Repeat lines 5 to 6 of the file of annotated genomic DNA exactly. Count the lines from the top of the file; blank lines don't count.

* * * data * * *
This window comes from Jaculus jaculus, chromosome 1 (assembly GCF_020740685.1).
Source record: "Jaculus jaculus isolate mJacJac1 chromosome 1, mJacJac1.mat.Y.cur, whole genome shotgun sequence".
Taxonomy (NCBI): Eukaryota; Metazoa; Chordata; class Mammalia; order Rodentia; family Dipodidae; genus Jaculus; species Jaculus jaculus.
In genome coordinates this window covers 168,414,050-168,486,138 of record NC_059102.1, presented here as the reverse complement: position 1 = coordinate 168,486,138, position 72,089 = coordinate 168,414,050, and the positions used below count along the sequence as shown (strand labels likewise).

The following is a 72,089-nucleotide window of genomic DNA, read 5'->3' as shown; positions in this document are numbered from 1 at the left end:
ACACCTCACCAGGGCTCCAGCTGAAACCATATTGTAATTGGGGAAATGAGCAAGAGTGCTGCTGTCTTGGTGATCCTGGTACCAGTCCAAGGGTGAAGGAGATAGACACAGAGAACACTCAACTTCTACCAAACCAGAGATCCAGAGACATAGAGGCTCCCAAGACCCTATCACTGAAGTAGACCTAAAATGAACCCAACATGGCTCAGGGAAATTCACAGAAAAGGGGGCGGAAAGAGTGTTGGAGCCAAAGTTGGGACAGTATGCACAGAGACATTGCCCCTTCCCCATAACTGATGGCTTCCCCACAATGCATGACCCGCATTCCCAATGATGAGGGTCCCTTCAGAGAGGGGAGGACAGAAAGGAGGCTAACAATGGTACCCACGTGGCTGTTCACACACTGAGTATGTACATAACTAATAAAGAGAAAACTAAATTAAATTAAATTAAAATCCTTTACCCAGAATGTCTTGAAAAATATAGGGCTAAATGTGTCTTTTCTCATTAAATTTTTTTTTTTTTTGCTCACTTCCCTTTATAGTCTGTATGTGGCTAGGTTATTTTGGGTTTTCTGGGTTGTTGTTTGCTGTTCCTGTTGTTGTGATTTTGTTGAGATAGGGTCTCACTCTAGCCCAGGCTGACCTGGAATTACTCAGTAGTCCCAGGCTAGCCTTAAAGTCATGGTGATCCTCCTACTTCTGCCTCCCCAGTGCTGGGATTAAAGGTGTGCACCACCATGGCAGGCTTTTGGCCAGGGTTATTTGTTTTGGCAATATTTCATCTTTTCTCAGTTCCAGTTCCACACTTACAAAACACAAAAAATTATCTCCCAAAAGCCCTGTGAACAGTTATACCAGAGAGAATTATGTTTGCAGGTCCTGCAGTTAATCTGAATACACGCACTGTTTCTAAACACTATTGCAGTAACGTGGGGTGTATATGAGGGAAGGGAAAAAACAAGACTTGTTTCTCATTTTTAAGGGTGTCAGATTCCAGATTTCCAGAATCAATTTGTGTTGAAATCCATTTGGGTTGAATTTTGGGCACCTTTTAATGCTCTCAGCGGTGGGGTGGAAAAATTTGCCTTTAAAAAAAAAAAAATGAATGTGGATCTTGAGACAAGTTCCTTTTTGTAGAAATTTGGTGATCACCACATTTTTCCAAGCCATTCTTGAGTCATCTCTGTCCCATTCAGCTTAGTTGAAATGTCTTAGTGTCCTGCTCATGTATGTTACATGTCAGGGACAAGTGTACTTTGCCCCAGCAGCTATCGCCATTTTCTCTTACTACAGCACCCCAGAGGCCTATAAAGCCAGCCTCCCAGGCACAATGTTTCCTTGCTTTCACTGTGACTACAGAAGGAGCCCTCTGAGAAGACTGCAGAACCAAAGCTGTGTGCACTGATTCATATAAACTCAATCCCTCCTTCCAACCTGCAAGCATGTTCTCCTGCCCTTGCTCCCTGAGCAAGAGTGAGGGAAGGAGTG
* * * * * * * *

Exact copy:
The following is a 72,089-nucleotide window of genomic DNA, read 5'->3' as shown; positions in this document are numbered from 1 at the left end:
ACACCTCACCAGGGCTCCAGCTGAAACCATATTGTAATTGGGGAAATGAGCAAGAGTGCTGCTGTCTTGGTGATCCTGGTACCAGTCCAAGGGTGAAGGAGATAGACACAGAGAACACTCAACTTCTACCAAACCAGAGATCCAGAGACATAGAGGCTCCCAAGACCCTATCACTGAAGTAGACCTAAAATGAACCCAACATGGCTCAGGGAAATTCACAGAAAAGGGGGCGGAAAGAGTGTTGGAGCCAAAGTTGGGACAGTATGCACAGAGACATTGCCCCTTCCCCATAACTGATGGCTTCCCCACAATGCATGACCCGCATTCCCAATGATGAGGGTCCCTTCAGAGAGGGGAGGACAGAAAGGAGGCTAACAATGGTACCCACGTGGCTGTTCACACACTGAGTATGTACATAACTAATAAAGAGAAAACTAAATTAAATTAAATTAAAATCCTTTACCCAGAATGTCTTGAAAAATATAGGGCTAAATGTGTCTTTTCTCATTAAATTTTTTTTTTTTTTGCTCACTTCCCTTTATAGTCTGTATGTGGCTAGGTTATTTTGGGTTTTCTGGGTTGTTGTTTGCTGTTCCTGTTGTTGTGATTTTGTTGAGATAGGGTCTCACTCTAGCCCAGGCTGACCTGGAATTACTCAGTAGTCCCAGGCTAGCCTTAAAGTCATGGTGATCCTCCTACTTCTGCCTCCCCAGTGCTGGGATTAAAGGTGTGCACCACCATGGCAGGCTTTTGGCCAGGGTTATTTGTTTTGGCAATATTTCATCTTTTCTCAGTTCCAGTTCCACACTTACAAAACACAAAAAATTATCTCCCAAAAGCCCTGTGAACAGTTATACCAGAGAGAATTATGTTTGCAGGTCCTGCAGTTAATCTGAATACACGCACTGTTTCTAAACACTATTGCAGTAACGTGGGGTGTATATGAGGGAAGGGAAAAAACAAGACTTGTTTCTCATTTTTAAGGGTGTCAGATTCCAGATTTCCAGAATCAATTTGTGTTGAAATCCATTTGGGTTGAATTTTGGGCACCTTTTAATGCTCTCAGCGGTGGGGTGGAAAAATTTGCCTTTAAAAAAAAAAAAATGAATGTGGATCTTGAGACAAGTTCCTTTTTGTAGAAATTTGGTGATCACCACATTTTTCCAAGCCATTCTTGAGTCATCTCTGTCCCATTCAGCTTAGTTGAAATGTCTTAGTGTCCTGCTCATGTATGTTACATGTCAGGGACAAGTGTACTTTGCCCCAGCAGCTATCGCCATTTTCTCTTACTACAGCACCCCAGAGGCCTATAAAGCCAGCCTCCCAGGCACAATGTTTCCTTGCTTTCACTGTGACTACAGAAGGAGCCCTCTGAGAAGACTGCAGAACCAAAGCTGTGTGCACTGATTCATATAAACTCAATCCCTCCTTCCAACCTGCAAGCATGTTCTCCTGCCCTTGCTCCCTGAGCAAGAGTGAGGGAAGGAGTG